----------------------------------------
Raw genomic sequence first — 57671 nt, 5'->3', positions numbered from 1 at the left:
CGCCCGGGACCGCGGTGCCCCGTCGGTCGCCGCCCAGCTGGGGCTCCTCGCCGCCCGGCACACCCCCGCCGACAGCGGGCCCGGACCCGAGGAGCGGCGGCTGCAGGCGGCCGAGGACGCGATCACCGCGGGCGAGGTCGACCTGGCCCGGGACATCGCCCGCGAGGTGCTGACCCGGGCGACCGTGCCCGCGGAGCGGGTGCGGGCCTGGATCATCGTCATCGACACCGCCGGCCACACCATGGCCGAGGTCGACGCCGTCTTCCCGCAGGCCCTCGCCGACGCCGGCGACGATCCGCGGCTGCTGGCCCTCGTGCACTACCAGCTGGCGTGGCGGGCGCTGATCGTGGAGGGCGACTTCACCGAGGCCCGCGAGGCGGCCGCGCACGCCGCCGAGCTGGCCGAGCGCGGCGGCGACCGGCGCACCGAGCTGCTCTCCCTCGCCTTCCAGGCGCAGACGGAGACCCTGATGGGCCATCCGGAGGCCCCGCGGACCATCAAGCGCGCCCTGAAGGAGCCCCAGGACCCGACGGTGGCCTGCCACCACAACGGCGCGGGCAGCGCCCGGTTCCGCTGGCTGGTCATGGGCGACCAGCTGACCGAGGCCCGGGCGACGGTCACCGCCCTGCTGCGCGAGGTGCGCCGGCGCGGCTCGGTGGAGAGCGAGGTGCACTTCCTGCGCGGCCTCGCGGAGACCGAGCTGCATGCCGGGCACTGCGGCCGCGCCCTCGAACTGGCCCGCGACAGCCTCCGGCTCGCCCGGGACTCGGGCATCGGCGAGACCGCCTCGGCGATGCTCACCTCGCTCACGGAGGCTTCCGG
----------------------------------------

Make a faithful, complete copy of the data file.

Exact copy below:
Raw genomic sequence first — 57671 nt, 5'->3', positions numbered from 1 at the left:
CGCCCGGGACCGCGGTGCCCCGTCGGTCGCCGCCCAGCTGGGGCTCCTCGCCGCCCGGCACACCCCCGCCGACAGCGGGCCCGGACCCGAGGAGCGGCGGCTGCAGGCGGCCGAGGACGCGATCACCGCGGGCGAGGTCGACCTGGCCCGGGACATCGCCCGCGAGGTGCTGACCCGGGCGACCGTGCCCGCGGAGCGGGTGCGGGCCTGGATCATCGTCATCGACACCGCCGGCCACACCATGGCCGAGGTCGACGCCGTCTTCCCGCAGGCCCTCGCCGACGCCGGCGACGATCCGCGGCTGCTGGCCCTCGTGCACTACCAGCTGGCGTGGCGGGCGCTGATCGTGGAGGGCGACTTCACCGAGGCCCGCGAGGCGGCCGCGCACGCCGCCGAGCTGGCCGAGCGCGGCGGCGACCGGCGCACCGAGCTGCTCTCCCTCGCCTTCCAGGCGCAGACGGAGACCCTGATGGGCCATCCGGAGGCCCCGCGGACCATCAAGCGCGCCCTGAAGGAGCCCCAGGACCCGACGGTGGCCTGCCACCACAACGGCGCGGGCAGCGCCCGGTTCCGCTGGCTGGTCATGGGCGACCAGCTGACCGAGGCCCGGGCGACGGTCACCGCCCTGCTGCGCGAGGTGCGCCGGCGCGGCTCGGTGGAGAGCGAGGTGCACTTCCTGCGCGGCCTCGCGGAGACCGAGCTGCATGCCGGGCACTGCGGCCGCGCCCTCGAACTGGCCCGCGACAGCCTCCGGCTCGCCCGGGACTCGGGCATCGGCGAGACCGCCTCGGCGATGCTCACCTCGCTCACGGAGGCTTCCGG